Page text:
The County Press

Lapeer County health director cautions vulnerable citizens during excessive heatFree Access

LAPEER TWP. — Lapeer County Medical Director Dr. Mark Hamed has issued a health statement regarding the excessive heat forecast for Wednesday that may set records in southeast Michigan. Highs tomorrow are expected to reach 97 degrees, but with the humidity it will feel like 105 degrees.

A cold front is expected to move through southeast Lower Michigan Thursday morning that may bring a line of showers and storms through the area likely before sunrise. That front will eventually cool things down, but it will happen slowly — which means Lapeer County and the region may still see 90 degrees on Thursday after the scattered morning rain and thundershowers.

The National Weather Service has issued an Excessive Heat Watch for seven counties in southeast Michigan for Wednesday through Thursday morning. While Lapeer County and Thumb-region counties are not within the watch area, the hot weather will impact Lapeer County as well and Hamed wants area residents — especially the elderly and parents with infants to be particularly careful if they don’t have access to air conditioning or other means to cool themselves.

Having limited or no access to air conditioning during humid days (even when temperatures are not excessively high), said Hamed, can lead to increases in heat-related illnesses. Children and senior adults are generally considered more vulnerable to high heat. However, younger adults aged 18-34 have had higher emergency department rates for heat-related illness in Michigan. Hamed released the following suggestions listed below for people to cope with the high heat and humidity:

To prepare for extreme heat:

  • Cover windows that receive morning or afternoon sun with drapes, shades, blinds or awnings to reduce the amount of heat that enters your home.
  • Check on family members or neighbors who are elderly, young, sick or have other health risks, as they are more susceptible to excessive heat. Never leave a child or pet in an enclosed vehicle.
  • Ensure pets have cool housing areas and plenty of water.

To prevent heat illness:

  • Drink plenty of water and avoid alcoholic or caffeinated drinks that cause dehydration.
  • Wear clothing that allows good air circulation.
  • Limit vigorous activity.
  • If outside, avoid direct sunlight by staying in the shade.
  • Try to schedule outdoor activities during the morning or evening hours to avoid the hottest part of the day.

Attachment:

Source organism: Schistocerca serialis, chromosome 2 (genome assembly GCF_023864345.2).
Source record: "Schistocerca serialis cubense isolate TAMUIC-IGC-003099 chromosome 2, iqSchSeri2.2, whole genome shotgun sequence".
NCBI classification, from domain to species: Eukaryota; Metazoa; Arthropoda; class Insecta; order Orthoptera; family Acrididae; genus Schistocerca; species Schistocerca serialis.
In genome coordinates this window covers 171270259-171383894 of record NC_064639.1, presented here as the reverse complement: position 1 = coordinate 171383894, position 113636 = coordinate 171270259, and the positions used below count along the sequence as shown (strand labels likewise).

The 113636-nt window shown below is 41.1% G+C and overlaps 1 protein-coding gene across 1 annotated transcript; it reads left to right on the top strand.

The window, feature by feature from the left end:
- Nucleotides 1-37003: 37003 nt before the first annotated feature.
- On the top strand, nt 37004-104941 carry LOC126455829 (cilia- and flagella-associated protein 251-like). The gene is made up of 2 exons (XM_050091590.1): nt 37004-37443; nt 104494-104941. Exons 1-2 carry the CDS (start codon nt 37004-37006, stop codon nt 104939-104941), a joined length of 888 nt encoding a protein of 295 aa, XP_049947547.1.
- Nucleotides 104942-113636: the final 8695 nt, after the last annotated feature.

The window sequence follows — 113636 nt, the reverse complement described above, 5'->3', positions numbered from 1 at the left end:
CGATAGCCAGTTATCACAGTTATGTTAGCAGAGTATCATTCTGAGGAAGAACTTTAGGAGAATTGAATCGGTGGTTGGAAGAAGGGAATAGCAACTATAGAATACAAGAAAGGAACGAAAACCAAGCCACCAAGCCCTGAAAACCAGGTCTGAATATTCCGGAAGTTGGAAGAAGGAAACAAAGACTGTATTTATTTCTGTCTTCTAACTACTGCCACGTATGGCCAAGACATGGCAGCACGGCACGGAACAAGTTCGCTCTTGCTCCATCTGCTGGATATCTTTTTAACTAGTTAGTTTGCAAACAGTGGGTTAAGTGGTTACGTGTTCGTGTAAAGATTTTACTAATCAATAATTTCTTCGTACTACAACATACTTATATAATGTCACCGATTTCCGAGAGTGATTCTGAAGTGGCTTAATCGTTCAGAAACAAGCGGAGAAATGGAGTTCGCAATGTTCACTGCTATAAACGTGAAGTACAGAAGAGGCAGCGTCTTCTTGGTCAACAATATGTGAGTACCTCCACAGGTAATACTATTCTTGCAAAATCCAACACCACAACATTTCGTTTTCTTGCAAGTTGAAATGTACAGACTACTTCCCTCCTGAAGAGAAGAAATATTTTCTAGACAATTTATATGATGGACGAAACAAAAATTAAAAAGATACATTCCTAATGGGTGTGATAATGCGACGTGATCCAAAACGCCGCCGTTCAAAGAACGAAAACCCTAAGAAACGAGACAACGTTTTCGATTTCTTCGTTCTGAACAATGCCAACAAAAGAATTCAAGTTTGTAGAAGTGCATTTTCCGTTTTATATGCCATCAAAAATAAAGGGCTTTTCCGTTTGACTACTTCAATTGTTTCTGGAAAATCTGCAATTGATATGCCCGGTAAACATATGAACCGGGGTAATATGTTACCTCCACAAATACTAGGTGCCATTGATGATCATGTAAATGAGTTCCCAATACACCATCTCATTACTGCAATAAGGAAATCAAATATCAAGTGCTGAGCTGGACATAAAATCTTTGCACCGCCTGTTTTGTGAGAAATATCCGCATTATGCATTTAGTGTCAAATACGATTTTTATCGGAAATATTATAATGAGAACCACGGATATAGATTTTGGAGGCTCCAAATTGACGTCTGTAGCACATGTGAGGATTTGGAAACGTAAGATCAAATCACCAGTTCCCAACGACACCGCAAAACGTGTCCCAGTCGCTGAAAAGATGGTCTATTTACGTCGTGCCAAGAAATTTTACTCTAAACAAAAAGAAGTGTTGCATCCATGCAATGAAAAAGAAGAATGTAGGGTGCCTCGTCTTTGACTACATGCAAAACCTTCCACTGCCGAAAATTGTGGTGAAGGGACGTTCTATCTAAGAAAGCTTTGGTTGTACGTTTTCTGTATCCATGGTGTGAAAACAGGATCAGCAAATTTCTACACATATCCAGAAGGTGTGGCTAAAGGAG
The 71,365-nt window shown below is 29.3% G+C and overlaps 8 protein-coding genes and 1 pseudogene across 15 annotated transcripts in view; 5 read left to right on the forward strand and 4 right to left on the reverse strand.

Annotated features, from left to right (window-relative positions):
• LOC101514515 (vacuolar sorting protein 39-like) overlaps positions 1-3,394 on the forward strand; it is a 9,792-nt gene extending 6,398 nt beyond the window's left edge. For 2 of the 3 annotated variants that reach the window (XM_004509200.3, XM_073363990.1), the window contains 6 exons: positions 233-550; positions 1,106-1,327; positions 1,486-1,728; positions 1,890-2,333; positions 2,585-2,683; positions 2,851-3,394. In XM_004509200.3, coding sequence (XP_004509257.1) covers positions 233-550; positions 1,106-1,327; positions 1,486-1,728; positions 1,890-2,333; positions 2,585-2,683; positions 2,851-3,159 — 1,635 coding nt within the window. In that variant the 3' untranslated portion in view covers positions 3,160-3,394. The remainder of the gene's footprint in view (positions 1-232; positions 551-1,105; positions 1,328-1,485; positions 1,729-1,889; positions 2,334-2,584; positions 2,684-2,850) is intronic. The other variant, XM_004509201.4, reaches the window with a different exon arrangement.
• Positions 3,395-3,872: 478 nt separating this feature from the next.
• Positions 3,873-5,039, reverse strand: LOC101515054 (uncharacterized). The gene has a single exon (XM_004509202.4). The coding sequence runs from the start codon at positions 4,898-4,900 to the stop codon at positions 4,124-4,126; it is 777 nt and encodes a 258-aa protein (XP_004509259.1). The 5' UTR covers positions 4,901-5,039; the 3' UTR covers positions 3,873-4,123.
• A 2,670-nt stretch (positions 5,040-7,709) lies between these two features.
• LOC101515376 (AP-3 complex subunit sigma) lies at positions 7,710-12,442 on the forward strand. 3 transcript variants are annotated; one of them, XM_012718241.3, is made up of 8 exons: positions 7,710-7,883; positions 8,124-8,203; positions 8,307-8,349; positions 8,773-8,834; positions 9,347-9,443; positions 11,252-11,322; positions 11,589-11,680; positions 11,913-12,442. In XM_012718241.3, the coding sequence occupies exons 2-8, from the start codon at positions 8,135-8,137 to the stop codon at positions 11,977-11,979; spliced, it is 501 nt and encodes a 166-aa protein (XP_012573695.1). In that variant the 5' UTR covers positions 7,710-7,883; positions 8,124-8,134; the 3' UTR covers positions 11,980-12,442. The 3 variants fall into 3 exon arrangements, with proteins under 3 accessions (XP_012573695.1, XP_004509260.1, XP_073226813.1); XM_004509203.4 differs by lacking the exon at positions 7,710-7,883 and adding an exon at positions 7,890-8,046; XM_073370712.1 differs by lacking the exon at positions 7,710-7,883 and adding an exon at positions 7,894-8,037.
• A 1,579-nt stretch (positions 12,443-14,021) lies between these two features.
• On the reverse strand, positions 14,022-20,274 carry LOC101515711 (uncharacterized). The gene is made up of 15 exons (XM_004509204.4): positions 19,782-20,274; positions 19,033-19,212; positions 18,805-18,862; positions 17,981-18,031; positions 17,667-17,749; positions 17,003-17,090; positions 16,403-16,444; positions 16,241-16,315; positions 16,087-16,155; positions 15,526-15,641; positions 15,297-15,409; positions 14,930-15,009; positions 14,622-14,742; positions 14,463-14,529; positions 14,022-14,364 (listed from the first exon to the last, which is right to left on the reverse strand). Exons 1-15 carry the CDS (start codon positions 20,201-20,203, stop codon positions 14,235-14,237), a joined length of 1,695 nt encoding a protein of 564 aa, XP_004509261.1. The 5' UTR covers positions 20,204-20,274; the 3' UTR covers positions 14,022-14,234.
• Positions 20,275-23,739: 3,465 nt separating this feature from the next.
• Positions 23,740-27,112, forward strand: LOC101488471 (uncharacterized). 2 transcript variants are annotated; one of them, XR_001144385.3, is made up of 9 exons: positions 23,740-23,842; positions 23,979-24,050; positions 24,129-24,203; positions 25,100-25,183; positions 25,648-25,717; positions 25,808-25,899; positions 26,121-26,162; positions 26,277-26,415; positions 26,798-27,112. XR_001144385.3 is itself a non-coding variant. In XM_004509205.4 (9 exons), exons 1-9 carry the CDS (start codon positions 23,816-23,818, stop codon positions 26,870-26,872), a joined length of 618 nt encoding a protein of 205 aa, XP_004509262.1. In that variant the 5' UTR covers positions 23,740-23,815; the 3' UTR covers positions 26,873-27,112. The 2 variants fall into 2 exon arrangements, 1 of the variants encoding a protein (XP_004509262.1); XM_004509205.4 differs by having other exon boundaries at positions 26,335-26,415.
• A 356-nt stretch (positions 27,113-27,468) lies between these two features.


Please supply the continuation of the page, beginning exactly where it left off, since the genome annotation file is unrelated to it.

Hamed said it’s important to know the symptoms of excessive heat exposure and the appropriate responses. The Centers for Disease Control and Prevention provides a list of warning signs and symptoms of heat illness, and recommended first aid steps. Some of these symptoms and steps are listed below.

Heat Cramps

Heat cramps may be the first sign of heat-related illness, and may lead to heat exhaustion or stroke.

  • Symptoms: Painful muscle cramps and spasms usually in legs and abdomen and heavy sweating.
  • First Aid: Apply firm pressure on cramping muscles or gently massage to relieve spasm. Give sips of water unless the person complains of nausea, then stop giving water. Seek immediate medical attention if cramps last longer than one hour.

Heat Exhaustion

  • Symptoms: Heavy sweating, weakness or tiredness, cool, pale, clammy skin; fast, weak pulse, muscle cramps, dizziness, nausea or vomiting, headache, fainting,
  • First Aid: Move person to a cooler environment, preferably a well air-conditioned room. Loosen clothing. Apply cool, wet cloths or have person sit in a cool bath. Offer sips of water. If person vomits more than once, seek immediate medical attention if the person vomits, symptoms worsen or last longer than one hour

Heat Stroke

  • Symptoms: Throbbing headache, confusion, nausea, dizziness, body temperature above 103°F, hot, red, dry or damp skin, rapid and strong pulse, fainting, loss of consciousness.
  • First Aid: Call 911 or get the victim to a hospital immediately. Heat stroke is a severe medical emergency. Delay can be fatal. Move the victim to a cooler, preferably air-conditioned, environment. Reduce body temperature with cool cloths or bath. Use fan if heat index temperatures are below the high 90s. A fan can make you hotter at higher temperatures. Do not give fluids.